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NELFT - pioneering improvements in dementia care Professor Martin Orrell North East London Foundation Trust and University College London 2000 – Havering.

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Presentation on theme: "NELFT - pioneering improvements in dementia care Professor Martin Orrell North East London Foundation Trust and University College London 2000 – Havering."— Presentation transcript:

1 NELFT - pioneering improvements in dementia care Professor Martin Orrell North East London Foundation Trust and University College London 2000 – Havering dementia services – good practice (Audit Commission) 2003 – Cognitive Stimulation Therapy improves memory & quality of life 2008 – Memory Services standards piloted in Havering 2009 – Admiral Nurses in all boroughs 2009 – Havering HTT reduces bed use for Older People 2010 – Changing practice reduces admissions (HSJ 2010) 2011 – Collaborative Care Team reduces DGH bed use saves £1 million/year 2012 – NELFT/UCLP £290,000 funding for dementia training in DGHs

2 NICE-SCIE guidance (2006) People with mild/moderate dementia of all types should be given the opportunity to participate in a structured group cognitive stimulation programme … provided by workers with training and supervision … irrespective of any anti-dementia drug received …’

3 n = 201 - 23 centres (18 care homes, 5 day care) A multicentre Randomised Controlled Trial (RCT) Significant improvement in cognition & quality of life Cost effective (Knapp et al., 2006) Numbers needed to treat for cognition = 6 similar to dementia medication Cognitive Stimulation Therapy (Spector et al., 2003)

4 Maintenance CST Trial – first results 236 participants (123 MCST/123 CST only) After 6 months MCST Quality of life better After 3 months MCST significant benefits Quality of life better (proxy) Activities of Daily Living better MMSE improved in MCST group 0.85 points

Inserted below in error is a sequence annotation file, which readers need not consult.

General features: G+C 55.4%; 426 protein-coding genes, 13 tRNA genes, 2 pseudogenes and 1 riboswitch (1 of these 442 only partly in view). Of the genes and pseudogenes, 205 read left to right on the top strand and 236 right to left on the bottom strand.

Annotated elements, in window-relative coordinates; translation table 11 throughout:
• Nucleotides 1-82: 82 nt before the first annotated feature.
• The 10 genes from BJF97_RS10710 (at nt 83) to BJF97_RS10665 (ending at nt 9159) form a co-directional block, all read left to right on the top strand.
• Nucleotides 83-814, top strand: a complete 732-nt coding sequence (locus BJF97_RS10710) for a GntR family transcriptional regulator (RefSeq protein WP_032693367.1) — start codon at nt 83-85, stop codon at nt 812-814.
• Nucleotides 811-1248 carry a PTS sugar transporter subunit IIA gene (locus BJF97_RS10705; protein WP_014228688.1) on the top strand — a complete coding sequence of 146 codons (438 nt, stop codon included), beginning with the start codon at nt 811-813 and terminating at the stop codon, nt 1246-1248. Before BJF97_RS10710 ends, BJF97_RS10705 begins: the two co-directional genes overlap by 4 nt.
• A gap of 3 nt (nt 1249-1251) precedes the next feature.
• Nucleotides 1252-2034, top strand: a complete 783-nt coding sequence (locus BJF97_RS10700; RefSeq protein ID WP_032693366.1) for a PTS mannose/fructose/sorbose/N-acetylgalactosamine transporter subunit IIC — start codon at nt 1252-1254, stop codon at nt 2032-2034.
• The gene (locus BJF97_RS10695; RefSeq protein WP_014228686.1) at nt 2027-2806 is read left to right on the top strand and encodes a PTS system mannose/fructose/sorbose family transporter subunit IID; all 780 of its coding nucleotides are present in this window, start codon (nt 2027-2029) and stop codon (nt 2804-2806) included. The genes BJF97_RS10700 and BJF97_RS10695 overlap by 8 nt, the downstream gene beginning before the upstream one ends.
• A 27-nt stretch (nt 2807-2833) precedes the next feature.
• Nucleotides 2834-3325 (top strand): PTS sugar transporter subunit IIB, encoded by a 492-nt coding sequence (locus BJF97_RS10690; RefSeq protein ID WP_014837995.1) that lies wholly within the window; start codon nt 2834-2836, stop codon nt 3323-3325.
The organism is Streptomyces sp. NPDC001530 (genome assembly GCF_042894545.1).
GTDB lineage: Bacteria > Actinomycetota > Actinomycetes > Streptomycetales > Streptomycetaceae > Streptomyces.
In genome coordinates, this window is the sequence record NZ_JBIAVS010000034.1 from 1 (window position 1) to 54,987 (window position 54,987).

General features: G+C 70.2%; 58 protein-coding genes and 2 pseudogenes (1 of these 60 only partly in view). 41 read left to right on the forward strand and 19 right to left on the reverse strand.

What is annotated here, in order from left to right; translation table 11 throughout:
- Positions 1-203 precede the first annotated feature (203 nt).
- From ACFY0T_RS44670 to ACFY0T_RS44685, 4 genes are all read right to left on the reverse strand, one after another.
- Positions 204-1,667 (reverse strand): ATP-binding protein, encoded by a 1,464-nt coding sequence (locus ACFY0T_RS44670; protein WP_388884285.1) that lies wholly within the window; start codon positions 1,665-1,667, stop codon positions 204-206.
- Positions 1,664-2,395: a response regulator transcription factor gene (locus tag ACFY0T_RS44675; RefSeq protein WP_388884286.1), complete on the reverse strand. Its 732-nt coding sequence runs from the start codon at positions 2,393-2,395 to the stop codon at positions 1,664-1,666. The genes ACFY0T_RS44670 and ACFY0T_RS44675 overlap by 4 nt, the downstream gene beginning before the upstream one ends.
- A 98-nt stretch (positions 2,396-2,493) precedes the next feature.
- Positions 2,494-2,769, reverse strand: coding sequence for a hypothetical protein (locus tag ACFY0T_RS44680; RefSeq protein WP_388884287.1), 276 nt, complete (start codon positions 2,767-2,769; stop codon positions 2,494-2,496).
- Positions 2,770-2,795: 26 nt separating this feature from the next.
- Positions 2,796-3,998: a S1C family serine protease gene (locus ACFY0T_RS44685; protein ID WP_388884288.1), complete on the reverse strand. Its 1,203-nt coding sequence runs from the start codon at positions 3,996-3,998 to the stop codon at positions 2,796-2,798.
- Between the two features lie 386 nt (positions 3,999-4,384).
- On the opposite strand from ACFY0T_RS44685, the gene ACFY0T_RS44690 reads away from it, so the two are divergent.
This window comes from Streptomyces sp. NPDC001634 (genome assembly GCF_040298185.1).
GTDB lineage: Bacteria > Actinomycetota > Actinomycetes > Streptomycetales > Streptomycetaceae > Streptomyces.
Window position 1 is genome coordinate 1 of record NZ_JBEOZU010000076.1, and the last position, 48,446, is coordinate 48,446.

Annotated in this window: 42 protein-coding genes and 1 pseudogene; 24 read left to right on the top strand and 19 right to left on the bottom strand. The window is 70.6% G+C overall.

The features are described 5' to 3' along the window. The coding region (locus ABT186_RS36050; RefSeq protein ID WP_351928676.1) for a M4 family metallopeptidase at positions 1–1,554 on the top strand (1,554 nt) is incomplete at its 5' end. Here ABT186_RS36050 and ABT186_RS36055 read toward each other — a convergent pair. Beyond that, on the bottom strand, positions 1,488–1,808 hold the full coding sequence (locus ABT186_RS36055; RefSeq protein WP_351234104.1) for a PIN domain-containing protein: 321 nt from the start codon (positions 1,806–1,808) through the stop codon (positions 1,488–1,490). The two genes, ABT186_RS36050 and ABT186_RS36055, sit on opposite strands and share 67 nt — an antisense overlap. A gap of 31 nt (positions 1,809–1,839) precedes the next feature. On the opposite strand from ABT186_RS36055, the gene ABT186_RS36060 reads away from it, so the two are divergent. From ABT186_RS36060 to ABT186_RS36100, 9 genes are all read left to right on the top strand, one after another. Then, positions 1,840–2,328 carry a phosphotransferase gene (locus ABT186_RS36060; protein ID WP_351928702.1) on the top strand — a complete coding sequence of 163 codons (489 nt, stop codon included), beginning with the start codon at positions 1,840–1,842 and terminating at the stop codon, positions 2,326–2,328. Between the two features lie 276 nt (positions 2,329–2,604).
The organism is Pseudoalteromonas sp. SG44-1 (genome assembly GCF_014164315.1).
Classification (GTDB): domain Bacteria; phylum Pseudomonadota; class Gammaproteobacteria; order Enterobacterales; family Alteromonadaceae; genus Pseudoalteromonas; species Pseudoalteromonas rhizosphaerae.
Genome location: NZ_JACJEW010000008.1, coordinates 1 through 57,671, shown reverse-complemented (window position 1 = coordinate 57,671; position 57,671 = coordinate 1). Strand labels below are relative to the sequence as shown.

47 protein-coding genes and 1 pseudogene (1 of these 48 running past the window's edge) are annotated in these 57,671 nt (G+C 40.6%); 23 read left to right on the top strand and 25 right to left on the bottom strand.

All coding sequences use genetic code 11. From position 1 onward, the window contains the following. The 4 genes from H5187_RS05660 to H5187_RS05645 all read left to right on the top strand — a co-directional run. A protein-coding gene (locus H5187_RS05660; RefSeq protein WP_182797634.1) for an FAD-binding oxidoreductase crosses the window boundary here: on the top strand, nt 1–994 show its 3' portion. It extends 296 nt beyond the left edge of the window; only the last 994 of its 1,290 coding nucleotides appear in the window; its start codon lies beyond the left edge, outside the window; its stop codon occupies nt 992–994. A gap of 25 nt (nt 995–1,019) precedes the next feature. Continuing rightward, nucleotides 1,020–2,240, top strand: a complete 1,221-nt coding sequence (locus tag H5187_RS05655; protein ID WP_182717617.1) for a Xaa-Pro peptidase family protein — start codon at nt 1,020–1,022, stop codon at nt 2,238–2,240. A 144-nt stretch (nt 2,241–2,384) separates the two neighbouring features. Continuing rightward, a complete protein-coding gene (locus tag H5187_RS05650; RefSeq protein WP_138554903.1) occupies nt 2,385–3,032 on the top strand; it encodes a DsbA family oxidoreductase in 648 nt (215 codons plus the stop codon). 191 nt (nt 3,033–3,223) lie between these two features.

5 Delivered by carer 2 times a week for 20-30 minutes 75 individual CST sessions 25 week programme Themed activities eg: Number Games Manuals and resource workbook What is the Individual CST programme?

6 Positive outcomes for carers The programme has given me more tolerance We’ve had some nice enjoyable times doing the activities together The programme has given me ideas I never would have thought of I feel like I have a purpose when spending time with dad I’m glad we have iCST, it has given us a lot of help It made us realise that parts of mum’s memory work, and others don’t It has taught us how to work on the things that matter, and ignore the things that don’t I cannot say how much of a difference this has made to my relationship with my mother

7 CST work ADI World Alzheimer Report recommends CST Training evaluation part of the SHIELD programme Cochrane review support CST – Woods et al., 2012 CST website: Join the CST Network - email

8 UCLPartners - dementia stream Improving care in general hospitals BEH + NMUT NELFT + BHR ELFT + BLT CIFT + UCLH + RFH Involving families/carers Managing delirium Education & training Joined-up working

9 Step 1 Planning & consensus conference - June 2011 Step 2 Commitment - September 2011 Local leadership groups - acute Trust lead Commitment to select objectives to work with Define time line, outcomes, actions Step 3 Review progress - January 2012 5 acute trusts UCLH, RFH, NMUH, BHR, Newham present with discussion of progress & outcomes £2 million saving, 1700 staff trained Step 4 Review outcomes - June 2012 awarded £290,000 grant to increase training across UCLP/NELFT (Orrell/Lourenco)

10 Collaborative Care Team BHR Trust Dr Steve O’Connor & Caroline O’Haire Investment from PCT £0.4 million/year Queens admitted 30,000 people 65+ in 2010/11 June-Oct 2011 - 998 pts dementia admitted/recognised Average 1.2 days less than previous year = 1198 fewer days 5 months saving = 1198 X £350 (bed day cost) = £419,300 1 year savings estimated = £1 million